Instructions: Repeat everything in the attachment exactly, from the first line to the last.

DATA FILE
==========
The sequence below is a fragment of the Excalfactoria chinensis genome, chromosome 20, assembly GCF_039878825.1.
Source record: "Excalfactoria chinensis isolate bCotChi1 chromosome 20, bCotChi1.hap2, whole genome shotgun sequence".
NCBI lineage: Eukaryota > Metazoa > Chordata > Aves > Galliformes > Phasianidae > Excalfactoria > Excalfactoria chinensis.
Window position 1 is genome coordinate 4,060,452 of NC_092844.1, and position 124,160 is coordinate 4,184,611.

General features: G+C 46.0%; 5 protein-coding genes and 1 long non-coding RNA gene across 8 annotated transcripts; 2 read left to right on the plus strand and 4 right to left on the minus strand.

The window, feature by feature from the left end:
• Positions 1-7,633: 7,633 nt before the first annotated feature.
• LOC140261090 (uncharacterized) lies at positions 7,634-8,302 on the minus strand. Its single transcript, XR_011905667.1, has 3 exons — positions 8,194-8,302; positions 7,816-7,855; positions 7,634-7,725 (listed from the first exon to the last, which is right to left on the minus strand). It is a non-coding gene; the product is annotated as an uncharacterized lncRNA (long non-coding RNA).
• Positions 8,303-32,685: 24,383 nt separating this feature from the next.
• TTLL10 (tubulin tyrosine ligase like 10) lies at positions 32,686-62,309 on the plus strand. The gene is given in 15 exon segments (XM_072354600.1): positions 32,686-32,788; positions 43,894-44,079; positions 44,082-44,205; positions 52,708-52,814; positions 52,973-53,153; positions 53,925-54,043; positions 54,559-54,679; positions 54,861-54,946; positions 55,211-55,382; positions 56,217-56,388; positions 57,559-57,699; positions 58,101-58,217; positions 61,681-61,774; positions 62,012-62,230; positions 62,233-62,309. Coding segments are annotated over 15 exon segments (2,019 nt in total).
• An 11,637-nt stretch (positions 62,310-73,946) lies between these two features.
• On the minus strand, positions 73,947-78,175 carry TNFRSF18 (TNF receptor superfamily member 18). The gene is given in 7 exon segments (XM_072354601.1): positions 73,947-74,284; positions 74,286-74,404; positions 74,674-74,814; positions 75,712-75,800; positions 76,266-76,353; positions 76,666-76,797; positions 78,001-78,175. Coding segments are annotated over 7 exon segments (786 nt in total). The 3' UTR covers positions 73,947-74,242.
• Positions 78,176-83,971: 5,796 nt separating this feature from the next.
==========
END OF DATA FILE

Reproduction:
The sequence below is a fragment of the Excalfactoria chinensis genome, chromosome 20, assembly GCF_039878825.1.
Source record: "Excalfactoria chinensis isolate bCotChi1 chromosome 20, bCotChi1.hap2, whole genome shotgun sequence".
NCBI lineage: Eukaryota > Metazoa > Chordata > Aves > Galliformes > Phasianidae > Excalfactoria > Excalfactoria chinensis.
Window position 1 is genome coordinate 4,060,452 of NC_092844.1, and position 124,160 is coordinate 4,184,611.

General features: G+C 46.0%; 5 protein-coding genes and 1 long non-coding RNA gene across 8 annotated transcripts; 2 read left to right on the plus strand and 4 right to left on the minus strand.

The window, feature by feature from the left end:
• Positions 1-7,633: 7,633 nt before the first annotated feature.
• LOC140261090 (uncharacterized) lies at positions 7,634-8,302 on the minus strand. Its single transcript, XR_011905667.1, has 3 exons — positions 8,194-8,302; positions 7,816-7,855; positions 7,634-7,725 (listed from the first exon to the last, which is right to left on the minus strand). It is a non-coding gene; the product is annotated as an uncharacterized lncRNA (long non-coding RNA).
• Positions 8,303-32,685: 24,383 nt separating this feature from the next.
• TTLL10 (tubulin tyrosine ligase like 10) lies at positions 32,686-62,309 on the plus strand. The gene is given in 15 exon segments (XM_072354600.1): positions 32,686-32,788; positions 43,894-44,079; positions 44,082-44,205; positions 52,708-52,814; positions 52,973-53,153; positions 53,925-54,043; positions 54,559-54,679; positions 54,861-54,946; positions 55,211-55,382; positions 56,217-56,388; positions 57,559-57,699; positions 58,101-58,217; positions 61,681-61,774; positions 62,012-62,230; positions 62,233-62,309. Coding segments are annotated over 15 exon segments (2,019 nt in total).
• An 11,637-nt stretch (positions 62,310-73,946) lies between these two features.
• On the minus strand, positions 73,947-78,175 carry TNFRSF18 (TNF receptor superfamily member 18). The gene is given in 7 exon segments (XM_072354601.1): positions 73,947-74,284; positions 74,286-74,404; positions 74,674-74,814; positions 75,712-75,800; positions 76,266-76,353; positions 76,666-76,797; positions 78,001-78,175. Coding segments are annotated over 7 exon segments (786 nt in total). The 3' UTR covers positions 73,947-74,242.
• Positions 78,176-83,971: 5,796 nt separating this feature from the next.